Wai‘ānapanapa Beach doesn’t have to be just a drive-by attraction on your way to Hāna. In fact, you can spend the night—in a tent, under the stars, at the pubic campground at Wai‘ānapanapa State Park. Just imagine waking up to the sound of the ocean and peeking out of your tent to see the sun’s first light illuminating the obsidian sands of Wai‘ānapanapa Beach, which is just below the designated campgrounds. All you need is a permit ($12 per night for residents, $18 for nonresidents).

Hike to Papakōlea Beach, the Only Green Sand Beach in the U.S., Hawai‘i Island

BEST TIME: Year-round

The stunning emerald green sands at Papakōlea Beach on Hawai‘i Island is worth the 2.5-mile hike to the bay.
Photo: Getty Images

Papakōlea Beach, one of only four green sand beaches in the world and the only one in the U.S., is a two-hour drive south from Kailua-Kona. And that’s just to the parking area. It’s another 2.5-mile trek to the actual beach, which sits at the mouth of a bay on a tuff ring that formed about 50,000 years ago. (The green sand is actually olivine.) Fair warning: There are unofficial shuttles to the beach—between $10 and $20 per person—and you may be pressured to take one. You don’t have to. It’s free to walk to the beach; just bring sturdy shoes and water.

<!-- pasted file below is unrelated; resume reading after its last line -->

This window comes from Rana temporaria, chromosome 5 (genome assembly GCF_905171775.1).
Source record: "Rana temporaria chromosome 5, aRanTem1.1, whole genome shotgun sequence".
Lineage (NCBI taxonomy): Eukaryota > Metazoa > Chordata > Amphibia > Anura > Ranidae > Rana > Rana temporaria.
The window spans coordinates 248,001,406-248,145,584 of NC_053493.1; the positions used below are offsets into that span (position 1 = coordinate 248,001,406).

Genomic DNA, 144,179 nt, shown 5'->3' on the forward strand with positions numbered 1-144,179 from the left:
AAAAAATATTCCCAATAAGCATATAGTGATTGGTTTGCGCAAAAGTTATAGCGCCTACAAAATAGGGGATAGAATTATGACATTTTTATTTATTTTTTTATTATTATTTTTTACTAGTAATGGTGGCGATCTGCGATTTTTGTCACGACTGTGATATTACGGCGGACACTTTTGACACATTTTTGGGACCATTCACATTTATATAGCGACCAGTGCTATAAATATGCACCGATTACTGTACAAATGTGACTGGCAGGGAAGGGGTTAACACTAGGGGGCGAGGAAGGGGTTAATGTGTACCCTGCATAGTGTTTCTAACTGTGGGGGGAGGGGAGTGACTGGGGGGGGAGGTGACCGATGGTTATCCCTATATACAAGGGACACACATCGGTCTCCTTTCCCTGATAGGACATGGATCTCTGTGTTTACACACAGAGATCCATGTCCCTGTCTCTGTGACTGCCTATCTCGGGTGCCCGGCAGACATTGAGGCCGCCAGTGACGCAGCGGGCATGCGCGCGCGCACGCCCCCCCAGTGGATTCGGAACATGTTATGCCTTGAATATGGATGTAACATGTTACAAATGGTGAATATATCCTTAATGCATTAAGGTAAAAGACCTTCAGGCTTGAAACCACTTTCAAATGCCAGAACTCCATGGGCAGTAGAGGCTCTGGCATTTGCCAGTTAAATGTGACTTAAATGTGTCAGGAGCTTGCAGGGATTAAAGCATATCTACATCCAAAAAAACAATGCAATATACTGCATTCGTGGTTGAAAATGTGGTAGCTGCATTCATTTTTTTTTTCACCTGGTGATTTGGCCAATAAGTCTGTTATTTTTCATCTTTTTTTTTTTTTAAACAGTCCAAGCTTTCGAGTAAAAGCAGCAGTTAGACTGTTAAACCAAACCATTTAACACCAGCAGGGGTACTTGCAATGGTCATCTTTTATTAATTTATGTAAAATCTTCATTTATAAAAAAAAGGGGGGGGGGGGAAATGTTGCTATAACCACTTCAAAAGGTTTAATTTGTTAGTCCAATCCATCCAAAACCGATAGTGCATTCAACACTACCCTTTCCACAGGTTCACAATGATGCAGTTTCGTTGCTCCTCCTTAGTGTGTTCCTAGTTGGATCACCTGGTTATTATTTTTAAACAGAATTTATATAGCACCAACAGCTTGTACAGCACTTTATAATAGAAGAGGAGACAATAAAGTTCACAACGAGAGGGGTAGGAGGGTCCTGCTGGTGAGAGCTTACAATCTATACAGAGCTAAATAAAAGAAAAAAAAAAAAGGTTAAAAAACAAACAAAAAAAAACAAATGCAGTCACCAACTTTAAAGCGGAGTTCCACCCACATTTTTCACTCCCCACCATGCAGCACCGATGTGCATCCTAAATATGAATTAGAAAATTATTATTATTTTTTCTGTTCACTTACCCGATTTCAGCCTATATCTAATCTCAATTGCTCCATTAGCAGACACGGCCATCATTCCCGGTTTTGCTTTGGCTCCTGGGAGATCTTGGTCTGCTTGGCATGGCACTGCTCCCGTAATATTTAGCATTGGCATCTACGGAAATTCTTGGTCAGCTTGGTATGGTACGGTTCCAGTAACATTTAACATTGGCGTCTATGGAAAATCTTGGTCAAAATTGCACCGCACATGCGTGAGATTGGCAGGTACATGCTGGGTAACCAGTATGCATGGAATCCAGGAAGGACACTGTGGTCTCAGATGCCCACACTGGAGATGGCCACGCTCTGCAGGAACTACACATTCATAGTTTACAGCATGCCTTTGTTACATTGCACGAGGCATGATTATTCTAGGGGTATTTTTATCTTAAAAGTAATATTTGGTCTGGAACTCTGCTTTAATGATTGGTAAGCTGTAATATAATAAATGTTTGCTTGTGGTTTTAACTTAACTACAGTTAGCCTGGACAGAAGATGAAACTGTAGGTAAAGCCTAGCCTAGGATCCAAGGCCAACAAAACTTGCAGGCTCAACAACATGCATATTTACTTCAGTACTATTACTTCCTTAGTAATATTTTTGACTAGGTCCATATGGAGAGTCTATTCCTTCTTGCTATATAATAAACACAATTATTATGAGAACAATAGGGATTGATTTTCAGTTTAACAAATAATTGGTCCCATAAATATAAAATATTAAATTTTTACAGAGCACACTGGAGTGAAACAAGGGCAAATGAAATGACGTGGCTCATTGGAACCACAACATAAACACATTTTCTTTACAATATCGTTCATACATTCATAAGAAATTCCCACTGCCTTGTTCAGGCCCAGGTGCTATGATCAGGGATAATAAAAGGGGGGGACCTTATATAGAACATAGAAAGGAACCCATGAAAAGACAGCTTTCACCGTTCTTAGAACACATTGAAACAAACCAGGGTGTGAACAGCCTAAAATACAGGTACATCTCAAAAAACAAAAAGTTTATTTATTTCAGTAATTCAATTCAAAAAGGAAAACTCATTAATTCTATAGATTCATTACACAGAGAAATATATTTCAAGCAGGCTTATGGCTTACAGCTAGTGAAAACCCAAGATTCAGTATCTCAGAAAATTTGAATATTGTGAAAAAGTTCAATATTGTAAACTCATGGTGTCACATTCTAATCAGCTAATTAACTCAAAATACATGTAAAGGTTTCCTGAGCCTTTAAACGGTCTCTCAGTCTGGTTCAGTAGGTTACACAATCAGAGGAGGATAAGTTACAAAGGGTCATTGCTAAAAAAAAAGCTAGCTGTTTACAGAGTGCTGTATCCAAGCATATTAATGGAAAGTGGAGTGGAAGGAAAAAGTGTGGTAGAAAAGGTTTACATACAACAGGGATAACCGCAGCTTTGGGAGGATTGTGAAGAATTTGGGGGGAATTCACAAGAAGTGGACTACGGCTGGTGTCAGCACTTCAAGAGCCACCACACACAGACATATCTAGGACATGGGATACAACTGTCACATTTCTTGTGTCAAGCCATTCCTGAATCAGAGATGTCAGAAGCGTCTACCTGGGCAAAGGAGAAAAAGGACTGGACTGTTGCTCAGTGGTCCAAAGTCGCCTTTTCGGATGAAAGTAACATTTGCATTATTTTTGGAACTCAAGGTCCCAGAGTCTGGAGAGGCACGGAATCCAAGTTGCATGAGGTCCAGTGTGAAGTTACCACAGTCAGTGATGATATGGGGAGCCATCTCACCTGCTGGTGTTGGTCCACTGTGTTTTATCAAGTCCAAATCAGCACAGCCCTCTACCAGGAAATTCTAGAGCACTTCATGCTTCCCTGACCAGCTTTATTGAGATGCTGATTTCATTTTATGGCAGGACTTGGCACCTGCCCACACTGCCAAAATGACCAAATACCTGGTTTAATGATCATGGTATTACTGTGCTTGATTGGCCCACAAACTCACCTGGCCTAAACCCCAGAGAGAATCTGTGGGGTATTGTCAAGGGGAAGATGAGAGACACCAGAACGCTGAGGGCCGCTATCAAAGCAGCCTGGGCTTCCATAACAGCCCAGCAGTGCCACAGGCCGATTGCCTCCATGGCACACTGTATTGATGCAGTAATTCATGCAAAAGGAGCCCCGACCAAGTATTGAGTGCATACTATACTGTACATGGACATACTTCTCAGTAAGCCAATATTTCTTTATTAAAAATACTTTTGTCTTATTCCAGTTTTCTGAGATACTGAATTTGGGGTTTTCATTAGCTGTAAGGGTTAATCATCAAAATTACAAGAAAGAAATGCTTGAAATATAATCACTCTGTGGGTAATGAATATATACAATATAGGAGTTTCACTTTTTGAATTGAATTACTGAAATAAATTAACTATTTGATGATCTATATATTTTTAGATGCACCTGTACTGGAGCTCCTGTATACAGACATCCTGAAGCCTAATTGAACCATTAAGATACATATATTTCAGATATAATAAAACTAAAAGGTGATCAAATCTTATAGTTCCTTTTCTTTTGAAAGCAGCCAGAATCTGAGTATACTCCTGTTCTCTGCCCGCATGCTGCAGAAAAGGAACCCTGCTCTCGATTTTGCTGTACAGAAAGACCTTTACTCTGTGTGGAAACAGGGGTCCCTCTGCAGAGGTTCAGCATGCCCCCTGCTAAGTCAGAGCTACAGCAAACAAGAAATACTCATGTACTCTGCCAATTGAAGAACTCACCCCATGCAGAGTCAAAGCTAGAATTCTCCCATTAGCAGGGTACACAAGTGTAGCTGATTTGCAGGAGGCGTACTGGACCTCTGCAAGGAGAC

Surf in Waikīkī, O‘ahu

BEST TIME: Year-round

Catch a wave where the legendary Duke Kahanamoku once surfed in Waikīkī on O‘ahu.
Photo: Tommy Pierucki

Whether you’re a first-timer or a lineup veteran, catching a wave in Waikīkī—where Native Hawaiians, including the legendary Duke Kahanamoku, have surfed for generations—should be on your bucket list. The waves here are friendly and plentiful, even during the lull of winter. (South swells hit Waikīkī in the summer months.) You can rent a board or get a lesson from a concession stand on the beach. Imagine riding a wave all the way to shore with Lē‘ahi (aka Diamond Head) as your background. It doesn’t get much better than that.

Snorkel at Mākua Beach, Kaua‘i

BEST TIME: JUNE THROUGH AUGUST

Mākua Beach on the northern coast of Kaua‘i is a snorkeler’s paradise.
Photo: Getty Images

One of the best snorkeling spots in Hawai‘i, Kaua‘i’s Mākua Beach, often referred to as Tunnels Beach due to the bay’s numerous underwater lava tubes, boasts crystal-clear waters full of marine life. This snorkeling sanctuary is roughly 9 miles west of Princeville on the island’s North Shore. You’ll see all sorts of Island sea life, from humuhumunukunukuāpua‘a, our state fish, to honu (Hawaiian green sea turtles). What’s impressive are the towering coral formations found at the beach’s outer reefs. Like many North Shore beaches, enter Mākua’s waters only during the summer; in winter, the place is known for large waves and strong rip currents.